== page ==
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Tracking Wildlife in the KNP

In May 2022, four cameras were placed in strategic locations in the KNP as part of the Wildlife Camera Project to get a better idea of what species are using what areas of the Park and how common they are.


As you might have guessed, the most common species captured by the cameras has been deer. The interesting thing is that, while all the deer within the City are mule deer, most of the deer in the KNP are whitetail deer.

A whitetail buck nibbles grass in a forest

Elk are the next most numerous species seen in the Park, but images of squirrel, skunk, pileated woodpecker, moose, black bear, raven, red fox and coyote have also been captured. Most of the time, the animals seem oblivious to the cameras but occasionally, an animal has come right up to look at or sniff the camera!

A closeup of an elk face in profile

While the cameras have captured a number of images, some sites that seemed to have all the right conditions have resulted in few images of wildlife. Are there few animals there or is the camera not in the right place?

A black and white night vision shot of a skunk in the forest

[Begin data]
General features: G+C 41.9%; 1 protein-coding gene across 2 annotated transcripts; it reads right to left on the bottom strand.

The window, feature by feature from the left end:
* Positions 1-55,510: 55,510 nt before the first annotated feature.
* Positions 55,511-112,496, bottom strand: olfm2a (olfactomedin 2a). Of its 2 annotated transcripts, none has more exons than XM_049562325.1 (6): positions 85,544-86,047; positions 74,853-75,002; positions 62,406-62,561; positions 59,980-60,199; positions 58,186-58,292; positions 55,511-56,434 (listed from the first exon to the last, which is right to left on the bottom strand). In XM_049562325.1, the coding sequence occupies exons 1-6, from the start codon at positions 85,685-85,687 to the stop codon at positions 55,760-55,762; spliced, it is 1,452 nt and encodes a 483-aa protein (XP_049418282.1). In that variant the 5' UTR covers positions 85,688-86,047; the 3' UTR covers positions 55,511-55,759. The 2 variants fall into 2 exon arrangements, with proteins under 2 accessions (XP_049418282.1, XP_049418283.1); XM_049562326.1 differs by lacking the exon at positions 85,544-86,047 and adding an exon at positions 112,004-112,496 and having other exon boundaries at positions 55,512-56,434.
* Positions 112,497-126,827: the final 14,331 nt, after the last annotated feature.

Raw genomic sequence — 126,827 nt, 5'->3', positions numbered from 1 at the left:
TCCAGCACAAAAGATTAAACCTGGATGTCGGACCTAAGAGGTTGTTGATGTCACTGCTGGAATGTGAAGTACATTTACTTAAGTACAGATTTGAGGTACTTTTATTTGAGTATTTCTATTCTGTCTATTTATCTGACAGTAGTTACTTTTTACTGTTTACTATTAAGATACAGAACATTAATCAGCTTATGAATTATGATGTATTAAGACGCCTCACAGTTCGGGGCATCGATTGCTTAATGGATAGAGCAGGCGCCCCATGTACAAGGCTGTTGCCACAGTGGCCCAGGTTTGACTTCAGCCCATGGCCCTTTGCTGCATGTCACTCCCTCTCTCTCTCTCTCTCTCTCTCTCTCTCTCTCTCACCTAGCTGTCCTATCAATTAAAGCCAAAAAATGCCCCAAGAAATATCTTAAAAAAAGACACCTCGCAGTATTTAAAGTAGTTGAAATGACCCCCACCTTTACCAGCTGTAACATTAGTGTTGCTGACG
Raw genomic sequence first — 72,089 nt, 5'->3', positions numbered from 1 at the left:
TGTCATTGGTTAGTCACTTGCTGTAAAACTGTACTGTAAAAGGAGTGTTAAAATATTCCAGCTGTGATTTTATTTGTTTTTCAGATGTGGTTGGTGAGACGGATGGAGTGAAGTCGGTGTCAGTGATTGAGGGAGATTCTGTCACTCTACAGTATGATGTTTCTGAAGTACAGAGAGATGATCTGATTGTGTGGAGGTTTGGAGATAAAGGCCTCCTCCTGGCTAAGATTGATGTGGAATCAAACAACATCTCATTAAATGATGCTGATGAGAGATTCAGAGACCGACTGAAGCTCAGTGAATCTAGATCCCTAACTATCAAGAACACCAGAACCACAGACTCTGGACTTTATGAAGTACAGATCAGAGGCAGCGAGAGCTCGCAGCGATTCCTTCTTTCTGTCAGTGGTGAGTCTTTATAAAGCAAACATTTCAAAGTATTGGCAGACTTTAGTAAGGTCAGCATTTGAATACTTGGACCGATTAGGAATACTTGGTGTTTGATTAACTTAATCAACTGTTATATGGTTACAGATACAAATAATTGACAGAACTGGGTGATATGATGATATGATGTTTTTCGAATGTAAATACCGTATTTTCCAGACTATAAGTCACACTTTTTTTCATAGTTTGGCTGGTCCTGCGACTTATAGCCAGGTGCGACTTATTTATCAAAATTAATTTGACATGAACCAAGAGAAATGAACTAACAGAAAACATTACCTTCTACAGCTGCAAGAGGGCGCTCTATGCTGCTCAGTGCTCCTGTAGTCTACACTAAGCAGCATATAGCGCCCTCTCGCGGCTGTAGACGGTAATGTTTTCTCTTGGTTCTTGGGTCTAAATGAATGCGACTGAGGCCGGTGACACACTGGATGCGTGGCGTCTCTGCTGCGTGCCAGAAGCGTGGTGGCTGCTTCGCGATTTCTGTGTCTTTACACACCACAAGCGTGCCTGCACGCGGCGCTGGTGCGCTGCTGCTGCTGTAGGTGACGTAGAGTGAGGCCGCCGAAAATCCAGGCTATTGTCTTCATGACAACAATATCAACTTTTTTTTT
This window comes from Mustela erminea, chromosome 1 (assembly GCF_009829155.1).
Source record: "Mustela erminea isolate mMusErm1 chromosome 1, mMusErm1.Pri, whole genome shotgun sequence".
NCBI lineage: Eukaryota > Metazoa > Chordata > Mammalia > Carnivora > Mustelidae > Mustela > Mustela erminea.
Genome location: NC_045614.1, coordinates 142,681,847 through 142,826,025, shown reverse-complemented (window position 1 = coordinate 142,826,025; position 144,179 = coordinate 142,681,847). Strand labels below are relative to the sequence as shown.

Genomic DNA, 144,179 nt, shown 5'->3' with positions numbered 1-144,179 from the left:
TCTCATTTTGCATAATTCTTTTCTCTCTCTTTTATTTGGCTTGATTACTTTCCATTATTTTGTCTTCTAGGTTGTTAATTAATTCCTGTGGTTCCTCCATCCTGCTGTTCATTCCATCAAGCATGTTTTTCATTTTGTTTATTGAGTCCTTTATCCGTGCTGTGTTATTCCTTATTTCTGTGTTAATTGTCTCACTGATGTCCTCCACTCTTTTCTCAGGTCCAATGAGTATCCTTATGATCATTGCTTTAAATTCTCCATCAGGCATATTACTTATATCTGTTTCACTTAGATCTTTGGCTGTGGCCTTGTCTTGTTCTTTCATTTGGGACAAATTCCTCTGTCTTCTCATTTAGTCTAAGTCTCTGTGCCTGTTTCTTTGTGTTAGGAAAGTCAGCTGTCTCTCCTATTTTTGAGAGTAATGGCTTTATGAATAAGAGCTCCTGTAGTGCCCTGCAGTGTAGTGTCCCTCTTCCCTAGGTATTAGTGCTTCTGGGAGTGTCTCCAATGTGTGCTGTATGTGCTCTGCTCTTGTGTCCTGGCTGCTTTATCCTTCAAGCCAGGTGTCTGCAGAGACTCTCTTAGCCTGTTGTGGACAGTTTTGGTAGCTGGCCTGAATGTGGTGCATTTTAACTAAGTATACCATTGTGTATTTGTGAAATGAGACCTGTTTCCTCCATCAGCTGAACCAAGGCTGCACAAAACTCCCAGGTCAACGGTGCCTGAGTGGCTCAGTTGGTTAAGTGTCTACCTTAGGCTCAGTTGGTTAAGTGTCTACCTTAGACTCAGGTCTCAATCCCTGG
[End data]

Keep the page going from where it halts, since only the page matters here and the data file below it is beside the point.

There are a number of factors to consider when placing a trail camera, including surrounding habitat, direction camera is facing, height off the ground and time of year. The crew continues to fine-tune the placement of the cameras in their attempt to document the wildlife using the KNP.

A moose walks across a shallow lake

In the meantime, the snow cover is making it easier to see where ground dwellers are moving or living. The tracks of fox, marten, rabbit, deer, elk, moose, squirrel and grouse are helping to determine new locations for the cameras.

What has become evident is that visual and auditory identifications, tracks and camera sightings all complement each other and help to create a more complete picture of wildlife in the KNP.

A track where a fox dove into the snow after a rodent
A track where a fox dove into the snow after a rodent

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